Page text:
Living the Flamenco Life in Seville, Spain
See our list of places to hear, see and be touched by this most Andalusian of arts.
Museo del Baile Flamenco
Buried in the heart of the medieval Jewish quarter, the Barrio de Santa Cruz, the Museum of Flamenco Dance was founded by Cristina Hoyos, one of the greatest dancers of the late 20th century. Film clips and videos capture the intricacies of movement and demonstrate the depth of expression, from abject sorrow to unbounded joy. There are 7 styles, or palos, of flamenco, and the video examples of each will illuminate what you see at a live performance. Plan to return for nightly performances, typically by small troupes of a few musicians and 1 or 2 dancers.
Casa de la Memoria
The early 20th century was a heady era for the Seville flamenco demimonde, akin to the Depression-era jazz scene in New York. Exhibits in the second-floor museum of this institution hark back to that period, which came to a sudden end in 1939, when dictator Francisco Franco seized power and tried to suppress Gypsy-style flamenco as “decadent.” Rare cuts from the early years of recording help flesh out the vivid photographs and artwork. Evening performances in the 16th-century, ground-level courtyard draw on the city's rich community of flamenco artists but usually give the spotlight to the singer.
Casa de la Guitarra
The slack tuning, low bridge and shallower body make a flamenco guitar distinctly different from its classical cousin. This museum and performance center displays 60 instruments from the past 3 centuries, which chronicle the evolution of the flamenco guitar and the toque style. The oldest are works by 18th-century Gypsy luthiers from Cadiz, Spain, while the jewel of the collection was made by Seville's Stradivarius of guitar makers, Antonio de Torres Jurado, who also built classical guitars for the great Andres Segovia. The museum sells CDs, as well as classical and flamenco guitars crafted by founder and guitarist Jose Luis Postigo. Evening performances tend to be spare but authentic, often featuring a guitarist, a singer and a single dancer.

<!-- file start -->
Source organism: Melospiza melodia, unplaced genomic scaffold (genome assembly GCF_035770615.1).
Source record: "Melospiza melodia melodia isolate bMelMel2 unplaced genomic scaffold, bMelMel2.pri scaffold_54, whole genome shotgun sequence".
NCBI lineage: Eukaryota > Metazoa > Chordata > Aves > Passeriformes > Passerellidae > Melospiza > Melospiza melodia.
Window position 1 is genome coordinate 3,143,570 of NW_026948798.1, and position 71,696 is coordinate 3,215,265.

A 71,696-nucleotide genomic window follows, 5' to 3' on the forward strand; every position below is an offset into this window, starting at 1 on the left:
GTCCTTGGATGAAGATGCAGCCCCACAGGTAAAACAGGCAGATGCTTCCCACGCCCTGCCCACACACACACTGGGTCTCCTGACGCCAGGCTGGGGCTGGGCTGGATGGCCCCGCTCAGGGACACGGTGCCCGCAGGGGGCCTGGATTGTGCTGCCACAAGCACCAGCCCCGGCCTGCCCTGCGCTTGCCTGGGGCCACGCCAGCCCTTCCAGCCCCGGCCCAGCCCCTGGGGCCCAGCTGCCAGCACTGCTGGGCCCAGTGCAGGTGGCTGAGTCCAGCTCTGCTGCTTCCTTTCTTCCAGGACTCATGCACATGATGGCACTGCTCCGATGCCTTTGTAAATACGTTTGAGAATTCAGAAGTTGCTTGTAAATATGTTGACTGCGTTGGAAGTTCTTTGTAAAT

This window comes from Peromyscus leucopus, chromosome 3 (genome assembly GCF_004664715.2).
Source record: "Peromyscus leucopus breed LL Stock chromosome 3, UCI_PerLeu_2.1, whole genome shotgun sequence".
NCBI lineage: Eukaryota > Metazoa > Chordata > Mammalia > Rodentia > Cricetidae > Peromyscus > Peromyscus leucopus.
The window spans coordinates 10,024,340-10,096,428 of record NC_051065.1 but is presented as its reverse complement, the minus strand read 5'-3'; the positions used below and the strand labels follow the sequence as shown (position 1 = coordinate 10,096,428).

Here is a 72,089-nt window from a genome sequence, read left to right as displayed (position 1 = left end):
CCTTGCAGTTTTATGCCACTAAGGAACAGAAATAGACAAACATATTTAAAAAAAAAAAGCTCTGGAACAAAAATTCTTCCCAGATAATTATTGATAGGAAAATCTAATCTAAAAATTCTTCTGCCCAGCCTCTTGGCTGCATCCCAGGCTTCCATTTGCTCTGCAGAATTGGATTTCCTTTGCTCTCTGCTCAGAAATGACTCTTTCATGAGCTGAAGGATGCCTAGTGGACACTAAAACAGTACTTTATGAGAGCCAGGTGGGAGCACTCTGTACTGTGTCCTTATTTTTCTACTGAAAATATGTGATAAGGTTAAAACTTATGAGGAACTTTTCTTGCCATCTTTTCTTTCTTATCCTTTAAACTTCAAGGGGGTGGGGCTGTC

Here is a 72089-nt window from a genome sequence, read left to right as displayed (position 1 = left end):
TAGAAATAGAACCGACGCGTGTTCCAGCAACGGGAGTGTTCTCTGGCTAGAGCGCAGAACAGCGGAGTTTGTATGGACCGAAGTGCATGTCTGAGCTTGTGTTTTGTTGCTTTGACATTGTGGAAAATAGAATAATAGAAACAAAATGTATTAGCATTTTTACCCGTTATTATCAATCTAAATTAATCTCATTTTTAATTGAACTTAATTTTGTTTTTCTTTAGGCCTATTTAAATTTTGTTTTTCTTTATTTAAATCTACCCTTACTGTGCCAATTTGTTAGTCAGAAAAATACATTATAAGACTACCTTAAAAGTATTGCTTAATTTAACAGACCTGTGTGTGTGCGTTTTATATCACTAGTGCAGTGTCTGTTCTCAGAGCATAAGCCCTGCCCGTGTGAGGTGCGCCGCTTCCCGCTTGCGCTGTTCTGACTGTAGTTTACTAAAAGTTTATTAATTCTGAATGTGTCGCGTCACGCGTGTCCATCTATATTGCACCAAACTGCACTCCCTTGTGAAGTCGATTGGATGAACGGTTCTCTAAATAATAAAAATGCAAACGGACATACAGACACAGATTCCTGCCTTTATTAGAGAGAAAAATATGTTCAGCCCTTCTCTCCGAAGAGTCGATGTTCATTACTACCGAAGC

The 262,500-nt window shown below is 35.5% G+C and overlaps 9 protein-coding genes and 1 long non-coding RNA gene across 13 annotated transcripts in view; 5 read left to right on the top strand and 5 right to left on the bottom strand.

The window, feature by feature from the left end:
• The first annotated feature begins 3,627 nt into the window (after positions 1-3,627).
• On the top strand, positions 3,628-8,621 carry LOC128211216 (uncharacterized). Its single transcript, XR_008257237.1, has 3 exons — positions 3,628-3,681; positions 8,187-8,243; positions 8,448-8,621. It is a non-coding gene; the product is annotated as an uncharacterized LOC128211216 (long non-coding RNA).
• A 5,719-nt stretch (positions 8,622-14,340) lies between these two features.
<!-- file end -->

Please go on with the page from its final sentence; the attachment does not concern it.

Tablao El Arenal
Curro Vélez, who danced in the companies of such flamenco superstars as Carmen Amaya and Jose Greco, returned to his native Seville in 1975 to open this flamenco nightclub, or tablao, practically in the shadow of the bullring. Like most tablaos, it has a resident troupe of about a dozen dancers and musicians and offers 2 performances per night, preceded by an optional dinner. Tapas and drink service are also offered during the shows, and the price of admission includes the first drink. Many enthusiasts dismiss tablaos as staid and choreographed, but it's where most of them got their first experience of flamenco. Moreover, because they offer steady employment, the tablaos tend to attract the top talent. Skip the dinner — you can eat cheaper and better elsewhere.
Flamenco retains some of its rough edges and primal energy in the little bars and clubs of Triana, which was once Seville's Roma (Gypsy) neighborhood. Daytime visitors will see plenty of plaques honoring the birthplaces of bullfighters, tiled bars where hams dangle like stalactites from the ceiling, and many shops that still produce the colorful ceramics for which the neighborhood is famous. Come late in the evening, and it's a different world. Wander along quayside Calle Betis and keep your ears open for the sounds of flamenco guitar and rhythmic clapping spilling from the entrances of bars that don't even have signs on their doors. Make it your introduction to the madrugada, that very Spanish idea that the real party takes place between midnight and dawn.
Flamenco y Mas
Dancers, guitarists and flamenco fans flock to this store next to the old Macarena city gate to buy shoes, dresses, castanets, CDs and even guitars. Chances are you'll be happy with a stack of CDs and maybe a souvenir T-shirt, but no one will stop you from trying on the colorful but sturdy flamenco shoes with a Cuban heel. A girl can always dream.